The importance and urgency of action to develop and implement a program of formation for LEADERSHIP and GOVERNANCE is attested to by the high priority given to this matter by the members of the province; and the personal and professional experience of the members of the ‘Formation Commission’. The ‘Formation Commission’ firmly believes that a well-developed program of formation for leadership and governance is not only essential for the successful formation of the Jesuits i.e. our province men toward a healthy religious and Jesuit lifestyle, but is critical for the future of the apostolic mission and Jesuit identity in the Sri Lankan Province. It is considered and strongly-held opinion of the ‘Formation Commission’ that the future and all planning efforts are at great risk without significant action to address this need.
The Jesuits are being prepared to minister as ‘contemplatives’ in the world of today. This presents a series of challenges to those responsible for formation, and for those in formation. We list here some features, aspects and problems of the world today which must be taken into account in the preparation of Jesuits who are to be effective, faithful ministers of the Gospel.
• The image of the ‘religious’ today: Many are asking questions about the quality of the Jesuits, and hence also about the quality of their formation. What has gone wrong in the formation? Indeed while it has always been a challenge to form quality Jesuits, never is that more true than today.
• The media bombard us with sex and violence: Promiscuous sex, divorce, the breakdown of the family, infidelity would almost seem to be normal and the rule, if one goes by the television screen. Celibacy is not given high regard. Surely these views impact upon the youth of today.
• The rate of change in the world continues to increase, so that the Jesuits must be able to cope with change and development, with fast moving, shifting, and highly technological cultures.
• The Catholic laity is more highly educated than ever, and this education now begins to include religious or theological education in Christian faith. The religious are no longer the only expert on religious matters, and the laity rightfully expresses their views on topics of religion and mission.
• Pope Francis speaks frequently of the ‘culture of death’ and ‘culture of violence’ that is in battle with a culture of life and wins out over a culture of dialogue. The Jesuits must be able to enter into constructive dialogue with individuals and groups.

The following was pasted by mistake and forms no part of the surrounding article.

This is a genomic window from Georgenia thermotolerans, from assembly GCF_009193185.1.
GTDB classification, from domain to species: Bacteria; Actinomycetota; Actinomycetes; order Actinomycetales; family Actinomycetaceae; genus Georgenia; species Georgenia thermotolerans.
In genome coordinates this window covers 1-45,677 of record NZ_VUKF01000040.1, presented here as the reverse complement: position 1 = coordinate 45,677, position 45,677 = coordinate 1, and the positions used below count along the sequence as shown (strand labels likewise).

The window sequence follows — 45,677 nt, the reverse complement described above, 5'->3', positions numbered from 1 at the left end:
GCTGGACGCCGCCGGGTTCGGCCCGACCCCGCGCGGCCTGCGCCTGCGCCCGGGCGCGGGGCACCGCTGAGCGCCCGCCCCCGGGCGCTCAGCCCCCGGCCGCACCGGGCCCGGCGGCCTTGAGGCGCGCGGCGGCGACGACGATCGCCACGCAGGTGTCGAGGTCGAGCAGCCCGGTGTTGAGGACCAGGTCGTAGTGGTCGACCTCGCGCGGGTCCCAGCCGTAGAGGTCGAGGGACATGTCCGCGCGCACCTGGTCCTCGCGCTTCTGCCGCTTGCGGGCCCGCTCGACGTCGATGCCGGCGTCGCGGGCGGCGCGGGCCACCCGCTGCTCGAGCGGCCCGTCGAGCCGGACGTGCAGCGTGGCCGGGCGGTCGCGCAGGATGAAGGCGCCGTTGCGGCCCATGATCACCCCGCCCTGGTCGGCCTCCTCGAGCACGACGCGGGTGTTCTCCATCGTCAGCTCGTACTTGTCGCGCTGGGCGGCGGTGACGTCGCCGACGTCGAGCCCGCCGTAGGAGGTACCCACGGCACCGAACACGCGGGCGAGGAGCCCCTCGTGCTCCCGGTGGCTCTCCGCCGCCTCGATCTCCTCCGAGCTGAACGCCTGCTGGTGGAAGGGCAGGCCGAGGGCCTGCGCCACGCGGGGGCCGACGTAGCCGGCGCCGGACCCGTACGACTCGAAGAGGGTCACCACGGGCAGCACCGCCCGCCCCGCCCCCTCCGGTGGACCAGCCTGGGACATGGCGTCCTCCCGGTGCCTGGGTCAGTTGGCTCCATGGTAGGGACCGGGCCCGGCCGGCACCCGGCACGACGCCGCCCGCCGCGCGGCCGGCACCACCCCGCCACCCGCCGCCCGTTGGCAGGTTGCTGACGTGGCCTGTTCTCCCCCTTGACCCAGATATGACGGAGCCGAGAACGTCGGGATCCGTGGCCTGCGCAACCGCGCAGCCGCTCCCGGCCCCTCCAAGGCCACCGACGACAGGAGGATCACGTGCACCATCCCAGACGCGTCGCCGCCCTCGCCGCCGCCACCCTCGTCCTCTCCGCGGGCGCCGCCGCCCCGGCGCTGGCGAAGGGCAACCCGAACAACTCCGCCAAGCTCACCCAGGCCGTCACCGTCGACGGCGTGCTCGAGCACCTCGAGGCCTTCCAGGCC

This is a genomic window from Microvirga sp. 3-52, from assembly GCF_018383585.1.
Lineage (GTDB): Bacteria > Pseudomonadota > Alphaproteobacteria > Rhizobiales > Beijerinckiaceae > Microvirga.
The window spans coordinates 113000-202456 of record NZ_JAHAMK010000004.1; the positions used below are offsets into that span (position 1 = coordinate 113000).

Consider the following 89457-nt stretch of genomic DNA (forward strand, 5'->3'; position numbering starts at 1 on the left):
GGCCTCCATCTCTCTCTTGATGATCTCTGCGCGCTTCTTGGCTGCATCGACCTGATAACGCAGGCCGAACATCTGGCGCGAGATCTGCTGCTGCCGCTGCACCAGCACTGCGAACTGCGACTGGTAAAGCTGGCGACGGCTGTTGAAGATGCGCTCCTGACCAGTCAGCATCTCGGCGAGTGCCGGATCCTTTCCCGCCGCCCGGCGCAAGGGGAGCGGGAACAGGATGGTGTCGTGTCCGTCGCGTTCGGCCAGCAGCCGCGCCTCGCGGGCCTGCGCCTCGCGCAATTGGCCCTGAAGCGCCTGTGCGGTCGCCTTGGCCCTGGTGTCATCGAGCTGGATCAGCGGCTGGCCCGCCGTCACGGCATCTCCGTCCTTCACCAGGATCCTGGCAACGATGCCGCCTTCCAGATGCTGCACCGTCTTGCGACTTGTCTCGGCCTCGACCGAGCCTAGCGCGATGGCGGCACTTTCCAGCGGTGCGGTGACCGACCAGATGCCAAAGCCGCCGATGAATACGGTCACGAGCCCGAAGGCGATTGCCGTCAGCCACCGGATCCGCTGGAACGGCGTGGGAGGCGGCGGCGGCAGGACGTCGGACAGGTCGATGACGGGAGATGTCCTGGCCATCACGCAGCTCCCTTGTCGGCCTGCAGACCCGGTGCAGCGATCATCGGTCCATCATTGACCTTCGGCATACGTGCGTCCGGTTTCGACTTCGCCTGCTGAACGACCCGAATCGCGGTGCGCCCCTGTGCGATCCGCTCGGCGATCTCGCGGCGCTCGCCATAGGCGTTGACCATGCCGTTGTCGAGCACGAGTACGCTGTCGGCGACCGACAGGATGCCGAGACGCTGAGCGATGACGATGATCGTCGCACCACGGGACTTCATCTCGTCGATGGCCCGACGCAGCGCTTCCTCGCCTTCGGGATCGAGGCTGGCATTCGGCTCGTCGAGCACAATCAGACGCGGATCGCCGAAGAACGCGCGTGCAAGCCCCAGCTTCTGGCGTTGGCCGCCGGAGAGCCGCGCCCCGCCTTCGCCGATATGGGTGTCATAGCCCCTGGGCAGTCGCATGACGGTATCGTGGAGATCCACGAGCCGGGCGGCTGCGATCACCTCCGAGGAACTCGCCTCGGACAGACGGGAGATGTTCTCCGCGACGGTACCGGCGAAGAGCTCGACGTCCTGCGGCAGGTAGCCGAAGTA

• In the country i.e. Sri Lanka, corruption - at all levels - is more the rule than the exception. This sometimes even finds its way into the church. Transparency, honesty, and accountability, never easy to achieve, must become the hallmark of the church.
• Fundamentalist tendencies in religions seem to be growing rather than diminishing in Sri Lanka. Religious conflict replaces understanding and dialogue. Yet the Catholic Church stands and must stand on the principle of dialogue and the search for common understanding.
• Mass poverty: In the light of the Gospel, in the light of the Second Vatican Council, the Church cannot stand by idly where many are hungry, unemployed, homeless, refugees or lack of education and health care facilities. • The strong winds of change call for moves to true democracy to replace authoritarian, military, self-imposed and self-perpetuating rulers. The desire for democracy also affects how the Society of Jesus in Sri Lanka Province operates. The laity rightfully calls for a stronger voice in how the Church is organized and guided.
The members of the Jesuit Province of Sri Lanka see the formation as very important part in the life of a Jesuit. Formation is growth and formation is for life. It is for this reason formative stages are to be viewed as a progressive journey of TRANSFORMATION of the whole person and it demands personal attention, methods and skills which are able to respond to the concrete human, cultural and spiritual situations. It means building up religious who are strong enough to face the challengers of life in society and work for the needy.
We are well aware that many of us are losing our zeal in align with the worldliness that has caught into our lives. Today the church needs leaders who are really deep into the spirit. Church needs healers, reconcilers rooted in Gospel values, living in faith in today‘s reality to make the life of Christ more visible tangible in the realities of today.